• Just yesterday, in the “Managing Cravings” article we read, they suggested planning some indulgences on the regular. Maybe every Wednesday, you have your favorite meatball sub for lunch with your friends. Maybe Thursday night Must See TV on your sofa includes a bowl of ice cream. Making a decision ahead of time that you will indulge weekly means not having to feel guilty when you are actually enjoying the food and experience. I have never thought of that before. I’m going to try it. And now, I’m enjoying deciding what it will be, when it will be, with whom it will be. Savory or sweet? Alone on my sofa or out with friends? Here’s a very workable new pattern that may just form in my nutritional life. (Thanks, Omada!)
    • I’ve read articles about the Mason Jar Salads many times. I’ve watched YouTube videos about it, too. I own mason jars. I like salads. I really like menus that include the prep/mess on one day…and food for the week. For some reason, when I read the Omada article about Mason Jar Salads and clicked the link to the videos, it meant something to me this time. I made three salads. Ate them over the next four days. They were fresh and fantastic (not the avocado – yes! I tossed it in lemon juice, first!). I’ve done that for the last three weeks. Am I establishing a new pattern? (Thanks, Omada!)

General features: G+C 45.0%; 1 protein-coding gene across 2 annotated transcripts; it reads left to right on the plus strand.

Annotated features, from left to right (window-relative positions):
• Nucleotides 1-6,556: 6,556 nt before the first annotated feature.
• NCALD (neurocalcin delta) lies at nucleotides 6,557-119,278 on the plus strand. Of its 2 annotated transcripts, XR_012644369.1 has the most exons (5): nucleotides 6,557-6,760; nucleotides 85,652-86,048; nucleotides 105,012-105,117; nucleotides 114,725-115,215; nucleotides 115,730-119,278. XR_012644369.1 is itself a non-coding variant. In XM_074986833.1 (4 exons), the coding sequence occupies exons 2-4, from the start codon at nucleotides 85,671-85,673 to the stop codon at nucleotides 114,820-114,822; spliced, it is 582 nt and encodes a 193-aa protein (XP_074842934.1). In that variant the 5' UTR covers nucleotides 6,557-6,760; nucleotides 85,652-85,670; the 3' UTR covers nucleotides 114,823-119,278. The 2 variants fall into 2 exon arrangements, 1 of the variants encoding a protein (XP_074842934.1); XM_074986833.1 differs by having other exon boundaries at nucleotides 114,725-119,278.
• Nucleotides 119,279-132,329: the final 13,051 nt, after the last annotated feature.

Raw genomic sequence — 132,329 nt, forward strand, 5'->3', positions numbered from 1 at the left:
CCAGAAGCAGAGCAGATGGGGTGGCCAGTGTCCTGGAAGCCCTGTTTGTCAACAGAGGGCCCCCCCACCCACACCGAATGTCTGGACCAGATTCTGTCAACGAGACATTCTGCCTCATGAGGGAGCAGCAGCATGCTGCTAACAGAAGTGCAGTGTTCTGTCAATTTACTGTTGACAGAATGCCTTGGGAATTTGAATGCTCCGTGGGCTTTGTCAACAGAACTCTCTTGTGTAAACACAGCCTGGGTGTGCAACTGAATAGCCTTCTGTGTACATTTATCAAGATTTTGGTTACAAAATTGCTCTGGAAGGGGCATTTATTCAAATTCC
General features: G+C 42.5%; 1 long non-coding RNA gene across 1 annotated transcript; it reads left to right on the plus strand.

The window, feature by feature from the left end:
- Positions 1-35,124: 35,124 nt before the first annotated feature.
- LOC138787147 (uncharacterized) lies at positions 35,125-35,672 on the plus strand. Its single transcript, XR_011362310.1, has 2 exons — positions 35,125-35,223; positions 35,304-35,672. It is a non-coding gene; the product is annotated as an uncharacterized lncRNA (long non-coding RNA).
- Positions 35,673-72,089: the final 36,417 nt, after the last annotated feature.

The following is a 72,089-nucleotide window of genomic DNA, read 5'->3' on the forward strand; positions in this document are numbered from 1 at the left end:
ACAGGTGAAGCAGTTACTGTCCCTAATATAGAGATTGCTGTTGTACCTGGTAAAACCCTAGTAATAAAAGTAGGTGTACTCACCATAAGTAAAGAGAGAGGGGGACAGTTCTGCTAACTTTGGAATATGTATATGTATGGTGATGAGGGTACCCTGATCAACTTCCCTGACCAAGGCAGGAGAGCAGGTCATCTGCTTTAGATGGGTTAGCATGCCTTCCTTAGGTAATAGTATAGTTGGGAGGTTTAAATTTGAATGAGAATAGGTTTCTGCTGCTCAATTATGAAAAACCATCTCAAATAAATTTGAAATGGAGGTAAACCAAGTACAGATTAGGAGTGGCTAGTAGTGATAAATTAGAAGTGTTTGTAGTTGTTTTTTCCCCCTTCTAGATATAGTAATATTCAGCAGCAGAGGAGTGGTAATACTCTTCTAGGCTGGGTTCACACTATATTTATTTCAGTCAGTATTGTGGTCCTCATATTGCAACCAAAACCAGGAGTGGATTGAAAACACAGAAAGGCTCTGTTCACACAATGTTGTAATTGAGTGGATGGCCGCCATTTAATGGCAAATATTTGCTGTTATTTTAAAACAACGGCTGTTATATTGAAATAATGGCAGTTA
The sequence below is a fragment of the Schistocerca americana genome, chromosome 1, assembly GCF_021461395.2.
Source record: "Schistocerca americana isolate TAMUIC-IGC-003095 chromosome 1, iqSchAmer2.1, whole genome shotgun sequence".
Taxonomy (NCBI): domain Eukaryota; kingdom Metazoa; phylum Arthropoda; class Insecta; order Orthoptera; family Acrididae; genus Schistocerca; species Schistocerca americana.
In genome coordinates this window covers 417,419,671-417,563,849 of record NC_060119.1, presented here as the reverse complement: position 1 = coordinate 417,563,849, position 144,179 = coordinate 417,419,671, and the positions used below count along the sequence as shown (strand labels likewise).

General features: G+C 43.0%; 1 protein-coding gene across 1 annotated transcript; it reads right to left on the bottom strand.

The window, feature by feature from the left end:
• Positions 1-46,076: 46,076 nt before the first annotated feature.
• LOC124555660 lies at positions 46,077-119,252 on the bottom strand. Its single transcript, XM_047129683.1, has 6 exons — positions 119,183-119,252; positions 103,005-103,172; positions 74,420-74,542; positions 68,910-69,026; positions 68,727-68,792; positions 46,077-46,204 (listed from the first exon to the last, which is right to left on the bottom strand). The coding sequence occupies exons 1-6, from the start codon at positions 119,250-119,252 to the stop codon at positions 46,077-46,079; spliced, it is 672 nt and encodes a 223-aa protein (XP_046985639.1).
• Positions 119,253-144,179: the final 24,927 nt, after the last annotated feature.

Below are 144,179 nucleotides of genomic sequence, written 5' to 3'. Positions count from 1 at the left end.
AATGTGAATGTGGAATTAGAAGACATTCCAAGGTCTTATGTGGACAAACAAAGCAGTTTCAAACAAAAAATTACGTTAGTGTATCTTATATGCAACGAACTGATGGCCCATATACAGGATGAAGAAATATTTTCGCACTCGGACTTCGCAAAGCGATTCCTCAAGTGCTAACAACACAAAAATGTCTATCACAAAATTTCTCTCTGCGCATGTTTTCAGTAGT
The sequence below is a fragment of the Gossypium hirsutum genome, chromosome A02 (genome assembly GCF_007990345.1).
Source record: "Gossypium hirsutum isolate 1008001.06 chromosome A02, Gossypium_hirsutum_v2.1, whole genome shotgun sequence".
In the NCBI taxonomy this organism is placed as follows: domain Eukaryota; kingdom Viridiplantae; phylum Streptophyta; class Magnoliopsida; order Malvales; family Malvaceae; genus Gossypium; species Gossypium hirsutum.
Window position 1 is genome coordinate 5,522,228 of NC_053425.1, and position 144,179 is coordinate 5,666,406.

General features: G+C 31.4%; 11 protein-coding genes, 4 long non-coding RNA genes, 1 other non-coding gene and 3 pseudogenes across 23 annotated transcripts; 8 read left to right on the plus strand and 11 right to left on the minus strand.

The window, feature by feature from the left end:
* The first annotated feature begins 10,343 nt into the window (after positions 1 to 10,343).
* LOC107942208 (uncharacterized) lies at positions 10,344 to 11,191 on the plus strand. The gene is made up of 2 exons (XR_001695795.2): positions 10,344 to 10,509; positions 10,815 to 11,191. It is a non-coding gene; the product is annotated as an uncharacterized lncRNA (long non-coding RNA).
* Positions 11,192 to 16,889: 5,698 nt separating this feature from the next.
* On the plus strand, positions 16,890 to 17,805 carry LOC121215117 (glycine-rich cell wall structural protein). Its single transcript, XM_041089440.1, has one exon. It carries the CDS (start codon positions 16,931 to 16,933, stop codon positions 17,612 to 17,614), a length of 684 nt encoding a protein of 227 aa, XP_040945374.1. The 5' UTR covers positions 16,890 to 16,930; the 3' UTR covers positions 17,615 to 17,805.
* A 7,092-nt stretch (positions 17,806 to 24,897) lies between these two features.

So, here’s the bottom line for me regarding Omada:

  1. My church has partnered with this company to try to help us be healthier. I intend to honor that by seeing this through, and frankly, I’m happy to offer them feedback about this thing for which they have surely paid plenty of dollars to offer it to thousands of us.
  2. If this free program can offer me small bites of new information about nutrition, exercise, sleep, and stress, then I’m in. I will set aside my longing to have everything make sense in a lovely and easy to digest chart with some clean bullet points (see format of this blog post), and I’ll take the little scraps of insight I find here at Omada. I’ll stitch them to the other scraps I’ve gathered along the way and create the quilt of Jennifer’s Health. It is not one-size-fits-all, and it is a bit crazy with no discernable formula. But, that’s really all we’ve got, now, isn’t it?
  3. The Omada program attends to four major areas of health: nutrition, activity, sleep, and stress. We began with nutrition. And it may be the one area I’ve spent the most time reading about (and feeling shame about) and practicing and failing in my lifetime. And even in this realm, I’ve learned some things. So, what might Omada have in store for me regarding activity, sleep, and stress? Even if there are just a few things from each area of health that I bring forward with me after the 4 months – this is a huge win for this 49 year old who really wants to manage her own health from here on out…rather than just keep floating along not managing it, shocked at her arthritis and high triglycerides and that the doctor wants her to take a statin for cholesterol. So, I’m looking forward to what comes next.